Hence, I considered working full-time for Tzu Chi Foundation with the lovely translation team in Hawaii that I’ve worked part-time for a few years. A chance medical outreach trip to Mexico City with dozens of volunteers after the 2018 earthquake opened my eyes. As I got to serve and work with a team of healthcare professionals from all over the USA serving hundreds of locals in a few days, I realized how limited what I could do without any specialized skills and how deep the need for healthcare is. An experienced acupuncturist shared his journey of leaving IBM as an executive at 55 and dedicate his every day to his top three priorities or core values. He encouraged me to declutter my to-do and to-live-for list to only three items. Meeting these acupuncturists who boldly took a leap to pursue their passion boosted my courage to do the same.

I came back to Boston and finally decided that the community and life that I have built here is most supportive of this journey. I applied to MCPHS – New England School of Acupuncture. Visiting the campus and talking to the faculty and current students who share the same dedication and passion for holistic healthcare cemented my resolve.

Seizing my last summer before grad school and me attending my little sister’s wedding in Singapore, I decided to study Thai Massage in Old Medicine Hospital Chiang Mai, Thailand. It was amazing how this Buddhist therapeutic tradition is so well-preserved and incorporated into the everyday living. I had so much fun learning from local teachers who truly love their craft. Human touch for healing was so natural and intuitive for the whole community. Farmers commonly have their children massage them by walking all over their bodies. The technique gradually developed variance by regions. I was so excited to incorporate this ancient therapeutic tradition with acupuncture.

One of my best friends from the startup scene happened to be shifting into her calling as a hypnotherapist and we met up in Chiang Mai, coincidentally right after both of us ended our romantic relationships. It was such a magical and healing retreat for two soul sisters, basking in the colorful cultures and indulging in delicious food in Chiang Mai. She offered me a few sessions on self-love and living worry-free. It truly transformed me and inspired me to incorporate more mind-healing into my study. We vowed to come back one day and create a retreat that brings people together for healing and abundance. For months after her session, I truly felt most in love myself and for the first time in my life, really felt like a goddess walking on the land. I love who I saw in the mirror more and more deeply every day. I lamented how I have never learned to learn and accept myself so radically all my life.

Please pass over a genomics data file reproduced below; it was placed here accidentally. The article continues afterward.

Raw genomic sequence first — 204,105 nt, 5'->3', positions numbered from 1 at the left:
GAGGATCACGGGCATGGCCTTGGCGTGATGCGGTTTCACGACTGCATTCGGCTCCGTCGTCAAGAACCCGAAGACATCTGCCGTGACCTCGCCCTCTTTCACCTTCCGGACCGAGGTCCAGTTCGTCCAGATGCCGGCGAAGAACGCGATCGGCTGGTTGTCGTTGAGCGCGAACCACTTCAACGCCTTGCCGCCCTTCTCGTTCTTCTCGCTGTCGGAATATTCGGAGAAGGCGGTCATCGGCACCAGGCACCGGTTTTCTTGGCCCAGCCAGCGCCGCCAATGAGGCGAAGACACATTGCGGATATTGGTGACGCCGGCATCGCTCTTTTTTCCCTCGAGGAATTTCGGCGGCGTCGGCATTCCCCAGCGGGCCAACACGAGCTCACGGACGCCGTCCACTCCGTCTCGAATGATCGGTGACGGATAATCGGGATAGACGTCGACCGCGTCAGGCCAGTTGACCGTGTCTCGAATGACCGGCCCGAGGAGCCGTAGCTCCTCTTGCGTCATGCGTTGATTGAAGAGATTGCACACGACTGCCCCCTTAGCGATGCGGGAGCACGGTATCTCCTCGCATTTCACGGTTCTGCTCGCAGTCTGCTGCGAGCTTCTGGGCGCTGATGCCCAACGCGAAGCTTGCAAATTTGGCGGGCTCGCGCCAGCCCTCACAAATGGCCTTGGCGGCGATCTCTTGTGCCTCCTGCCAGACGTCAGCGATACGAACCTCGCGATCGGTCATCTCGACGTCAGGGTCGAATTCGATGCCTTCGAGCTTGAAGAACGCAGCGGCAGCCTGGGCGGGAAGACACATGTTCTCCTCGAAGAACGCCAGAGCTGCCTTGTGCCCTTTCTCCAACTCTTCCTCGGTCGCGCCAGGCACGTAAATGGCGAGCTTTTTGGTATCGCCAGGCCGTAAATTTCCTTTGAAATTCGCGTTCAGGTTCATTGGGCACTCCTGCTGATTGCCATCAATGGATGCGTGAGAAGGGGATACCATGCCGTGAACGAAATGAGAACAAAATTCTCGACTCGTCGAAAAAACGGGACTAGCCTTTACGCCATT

As soon as I came back to Boston, I started practicing Thai massage by offering donation-based sessions to my local community. It was eye-opening and so affirming to work with different body types. I truly began to appreciate the diverse beauty of the human form. As confirmed by my Tuina and Traditional Chinese Medicine professor, bodywork really nourishes and tonifies the Blood as well as moves Qi stagnation. The best part of all this, when I give Thai massage, I recharge my own body with a gentle yoga session while also stretching out my client for their healing.

As this sweet summer was concluding, three friends (completely unrelated) mentioned “Family Constellation” to me about it. I have never considered my ancestral lineage or intergenerational trauma in my healing work. I was intrigued and coincidentally, two renowned Family Constellation facilitators, Dan Cohen and Emily Blefeld from Seeing with Your Heart were hosting a weekend workshop in early September. I was fortunate enough to take time off from classes and attend this life-changing workshop.

When my blocks and intentions in life was constellated with a dozen strangers in the room representing my ancestors’ consciousness, powerful shifts happened. I got to see the toxic pattern of children trying to heal their parents, my subconscious rejection of female sexuality and womanhood due to my paternal grandfather’s polygamous marriage which saddened my maternal grandmother and how my father suffered from severe anxiety amidst all this.

After a deeply emotional 2 hour session processing my grandfather’s regret, my parents’ pain and my paternal grandmother sorrow, I got to set aside the task of healing my father and reclaim my body and womanhood. At the end, love and ambition awaited me to take my place in the future end of the field. And anxiety left my father and the room.

After that truly transformational and healing experience, I was inspired to incorporate soul-level healing into my work. Now, as I finish up my first semester in acupuncture and herbal medicine graduate school, I am starting a nine-month immersion program with Dan and Emily to dive deeper into ancestral healing and family constellation therapy.

Thank you for taking the time to read my journey. I hope it helps to remind you to prioritize healing as you journey into abundance and love. My team and I are happy to chat and connect with you to see if our retreat is right for you.

Sending you much love,

Huiying

Learn about the space: Narittaya Health Resort and Spa, Chiang Mai, Thailand

Learn more about the program.